Boiseans are ready to make a statement at this year's Women's March
A year ago, some Idahoans were angry. They stood on the steps of the Capitol amid quarter-sized snowflakes, signs in the air and “pussyhats” on their heads. There were almost 6,000 of them.
“I’m hoping we can get over 1,000 people,” Raptosh said one week before the Sunday rally, which will take place at 10 a.m. outside the Capitol.
But Raptosh said she’s worried that the fire that fueled so many to march last year is waning.
“Last year, all the energy was around the Trump administration. This year, I want to make it about anything except the president,” Raptosh said.
She doesn’t think our state “can afford to focus on the president when we have so many things to focus on in our community.”
So instead of a march that snakes through Downtown Boise, Raptosh and her cohort (Boise High students Fiona Harpole, Will Tangway, Sadie Heartman and Madeleine McLean) decided to keep the event at the Capitol. And while the message is much the same, Raptosh said she wants to emphasize continuing activism.
“The time that we would’ve spent marching is going to go into signing people up at more than 10 booths,” including organizations like Planned Parenthood, Indivisible Idaho, International Rescue Committee and People for Unity.
Raptosh said she knows activism isn’t one-size-fits-all, so she wants to find the perfect match for those who show up to the rally (whether they have a lot of time or none at all) — so they’ll keep rallying, and not just at the “glamorous” events like the Women’s March.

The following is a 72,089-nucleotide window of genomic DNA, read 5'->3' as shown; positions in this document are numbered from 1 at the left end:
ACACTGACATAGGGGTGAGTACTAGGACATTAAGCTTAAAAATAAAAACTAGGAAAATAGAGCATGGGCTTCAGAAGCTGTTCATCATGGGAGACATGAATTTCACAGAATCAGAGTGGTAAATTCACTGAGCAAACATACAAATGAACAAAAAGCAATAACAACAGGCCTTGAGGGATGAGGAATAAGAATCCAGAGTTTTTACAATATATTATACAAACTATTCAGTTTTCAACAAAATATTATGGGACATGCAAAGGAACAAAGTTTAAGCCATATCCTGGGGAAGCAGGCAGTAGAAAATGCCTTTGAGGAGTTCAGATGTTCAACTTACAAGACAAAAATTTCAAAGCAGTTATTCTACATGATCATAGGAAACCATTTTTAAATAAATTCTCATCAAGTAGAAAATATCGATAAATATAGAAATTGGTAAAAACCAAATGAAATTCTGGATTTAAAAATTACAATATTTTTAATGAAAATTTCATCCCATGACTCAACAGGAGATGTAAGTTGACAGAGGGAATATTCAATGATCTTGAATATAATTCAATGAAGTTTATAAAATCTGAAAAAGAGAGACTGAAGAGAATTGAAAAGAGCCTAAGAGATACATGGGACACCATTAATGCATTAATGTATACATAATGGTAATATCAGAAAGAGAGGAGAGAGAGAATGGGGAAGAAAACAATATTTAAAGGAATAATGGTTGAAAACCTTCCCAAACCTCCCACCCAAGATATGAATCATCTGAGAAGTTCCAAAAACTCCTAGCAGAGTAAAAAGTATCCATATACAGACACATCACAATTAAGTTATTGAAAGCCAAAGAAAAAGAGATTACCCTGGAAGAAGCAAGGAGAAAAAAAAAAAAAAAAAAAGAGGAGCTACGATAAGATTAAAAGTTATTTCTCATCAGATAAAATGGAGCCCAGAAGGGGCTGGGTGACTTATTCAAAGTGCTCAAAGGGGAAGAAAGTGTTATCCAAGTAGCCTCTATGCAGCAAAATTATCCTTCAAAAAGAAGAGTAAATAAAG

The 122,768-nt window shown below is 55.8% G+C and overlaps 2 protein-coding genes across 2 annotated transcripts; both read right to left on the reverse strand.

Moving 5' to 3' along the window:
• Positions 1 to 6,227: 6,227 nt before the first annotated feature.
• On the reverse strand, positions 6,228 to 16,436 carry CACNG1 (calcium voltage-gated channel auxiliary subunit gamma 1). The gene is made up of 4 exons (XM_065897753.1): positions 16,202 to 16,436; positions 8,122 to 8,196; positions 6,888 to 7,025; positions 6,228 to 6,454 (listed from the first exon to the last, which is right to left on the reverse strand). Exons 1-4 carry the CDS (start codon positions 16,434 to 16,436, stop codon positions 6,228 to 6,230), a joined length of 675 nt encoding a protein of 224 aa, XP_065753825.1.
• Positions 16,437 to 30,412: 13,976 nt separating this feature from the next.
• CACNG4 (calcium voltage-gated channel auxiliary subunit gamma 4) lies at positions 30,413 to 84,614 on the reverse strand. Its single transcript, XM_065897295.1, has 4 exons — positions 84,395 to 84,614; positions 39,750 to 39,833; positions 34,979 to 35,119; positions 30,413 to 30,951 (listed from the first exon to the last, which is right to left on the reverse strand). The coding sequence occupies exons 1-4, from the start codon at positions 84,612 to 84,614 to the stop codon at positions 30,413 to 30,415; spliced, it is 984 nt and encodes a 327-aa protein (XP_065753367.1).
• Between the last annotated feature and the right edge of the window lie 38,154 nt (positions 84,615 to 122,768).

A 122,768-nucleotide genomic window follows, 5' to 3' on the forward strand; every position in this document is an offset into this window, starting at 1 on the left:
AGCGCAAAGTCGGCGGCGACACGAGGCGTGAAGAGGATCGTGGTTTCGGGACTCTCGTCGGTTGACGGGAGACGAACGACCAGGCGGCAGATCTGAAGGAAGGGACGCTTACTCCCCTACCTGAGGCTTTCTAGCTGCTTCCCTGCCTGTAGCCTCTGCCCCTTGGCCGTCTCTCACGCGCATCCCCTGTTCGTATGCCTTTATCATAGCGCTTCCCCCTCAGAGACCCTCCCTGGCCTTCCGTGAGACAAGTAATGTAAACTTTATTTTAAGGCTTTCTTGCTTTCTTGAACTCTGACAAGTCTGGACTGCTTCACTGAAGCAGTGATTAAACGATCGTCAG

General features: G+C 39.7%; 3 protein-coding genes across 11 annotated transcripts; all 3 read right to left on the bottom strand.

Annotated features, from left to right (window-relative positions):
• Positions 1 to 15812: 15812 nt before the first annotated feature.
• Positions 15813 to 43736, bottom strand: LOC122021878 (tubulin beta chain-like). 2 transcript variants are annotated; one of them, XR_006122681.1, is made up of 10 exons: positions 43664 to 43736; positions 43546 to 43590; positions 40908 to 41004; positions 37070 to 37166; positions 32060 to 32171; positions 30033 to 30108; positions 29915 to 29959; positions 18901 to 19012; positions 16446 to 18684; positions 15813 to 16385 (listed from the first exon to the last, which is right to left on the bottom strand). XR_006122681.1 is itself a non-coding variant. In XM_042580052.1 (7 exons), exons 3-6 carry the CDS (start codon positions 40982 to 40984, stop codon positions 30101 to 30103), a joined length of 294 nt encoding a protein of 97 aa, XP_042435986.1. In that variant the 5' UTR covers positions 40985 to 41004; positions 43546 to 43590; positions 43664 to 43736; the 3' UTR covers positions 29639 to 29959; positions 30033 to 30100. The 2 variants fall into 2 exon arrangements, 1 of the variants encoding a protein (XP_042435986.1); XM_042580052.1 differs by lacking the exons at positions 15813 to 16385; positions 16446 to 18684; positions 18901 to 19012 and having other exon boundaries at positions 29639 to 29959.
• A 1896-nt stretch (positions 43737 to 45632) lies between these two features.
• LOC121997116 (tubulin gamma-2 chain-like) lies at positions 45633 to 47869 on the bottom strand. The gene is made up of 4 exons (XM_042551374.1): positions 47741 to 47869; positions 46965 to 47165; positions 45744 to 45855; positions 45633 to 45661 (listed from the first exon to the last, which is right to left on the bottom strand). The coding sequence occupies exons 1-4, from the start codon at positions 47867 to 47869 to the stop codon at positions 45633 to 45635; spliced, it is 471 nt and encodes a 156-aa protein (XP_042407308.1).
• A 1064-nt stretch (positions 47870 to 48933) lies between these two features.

“People really fell in love with the pizazz (of the Women’s March) last year, and that was necessary, but we need to focus in on the bigger issues now,” Raptosh said. “It’s important that people realize you can do something every day, that it can be part of your daily life.”
In many ways, internet activism over the past year has made that easier, Raptosh said. She thinks the Women’s March helped pave the way and “give permission” for more women to speak up about their experiences with harassment and sexism, leading to the explosion of efforts like #MeToo and #TimesUp.
“I think people’s physical energy (for activism) has dwindled, but online movements have kept that spark. The Women’s March was relevant before the Trump administration, and it showed it’s still relevant now — and we need to do something about it,” Raptosh said.
“Show up,” Raptosh urged Boiseans. “It’s just as important as it was 365 days ago.”
Where: The Idaho State Capitol, 700 W Jefferson St, Boise
When: 10 a.m. - 1 p.m., Sunday, Jan. 21
Find more information here.